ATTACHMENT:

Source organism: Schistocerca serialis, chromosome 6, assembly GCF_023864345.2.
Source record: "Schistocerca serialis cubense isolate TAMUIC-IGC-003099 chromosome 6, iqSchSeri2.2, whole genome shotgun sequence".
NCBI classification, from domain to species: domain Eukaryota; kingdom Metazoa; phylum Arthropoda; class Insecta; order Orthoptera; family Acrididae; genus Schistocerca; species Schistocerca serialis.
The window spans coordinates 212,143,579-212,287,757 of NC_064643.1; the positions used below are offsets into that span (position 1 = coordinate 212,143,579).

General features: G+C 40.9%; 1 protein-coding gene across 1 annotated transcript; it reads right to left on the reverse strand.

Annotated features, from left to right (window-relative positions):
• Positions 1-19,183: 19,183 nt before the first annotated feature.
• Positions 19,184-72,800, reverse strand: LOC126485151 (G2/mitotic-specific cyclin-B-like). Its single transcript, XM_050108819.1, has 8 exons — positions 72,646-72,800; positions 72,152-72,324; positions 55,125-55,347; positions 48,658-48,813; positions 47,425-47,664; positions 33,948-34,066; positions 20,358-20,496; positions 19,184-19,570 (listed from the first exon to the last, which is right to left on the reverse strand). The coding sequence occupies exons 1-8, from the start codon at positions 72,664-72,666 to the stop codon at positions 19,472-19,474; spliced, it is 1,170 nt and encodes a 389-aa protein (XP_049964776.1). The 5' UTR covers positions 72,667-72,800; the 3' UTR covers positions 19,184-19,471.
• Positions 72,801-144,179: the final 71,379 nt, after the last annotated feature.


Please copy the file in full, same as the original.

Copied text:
Source organism: Schistocerca serialis, chromosome 6, assembly GCF_023864345.2.
Source record: "Schistocerca serialis cubense isolate TAMUIC-IGC-003099 chromosome 6, iqSchSeri2.2, whole genome shotgun sequence".
NCBI classification, from domain to species: domain Eukaryota; kingdom Metazoa; phylum Arthropoda; class Insecta; order Orthoptera; family Acrididae; genus Schistocerca; species Schistocerca serialis.
The window spans coordinates 212,143,579-212,287,757 of NC_064643.1; the positions used below are offsets into that span (position 1 = coordinate 212,143,579).

General features: G+C 40.9%; 1 protein-coding gene across 1 annotated transcript; it reads right to left on the reverse strand.

Annotated features, from left to right (window-relative positions):
• Positions 1-19,183: 19,183 nt before the first annotated feature.
• Positions 19,184-72,800, reverse strand: LOC126485151 (G2/mitotic-specific cyclin-B-like). Its single transcript, XM_050108819.1, has 8 exons — positions 72,646-72,800; positions 72,152-72,324; positions 55,125-55,347; positions 48,658-48,813; positions 47,425-47,664; positions 33,948-34,066; positions 20,358-20,496; positions 19,184-19,570 (listed from the first exon to the last, which is right to left on the reverse strand). The coding sequence occupies exons 1-8, from the start codon at positions 72,664-72,666 to the stop codon at positions 19,472-19,474; spliced, it is 1,170 nt and encodes a 389-aa protein (XP_049964776.1). The 5' UTR covers positions 72,667-72,800; the 3' UTR covers positions 19,184-19,471.
• Positions 72,801-144,179: the final 71,379 nt, after the last annotated feature.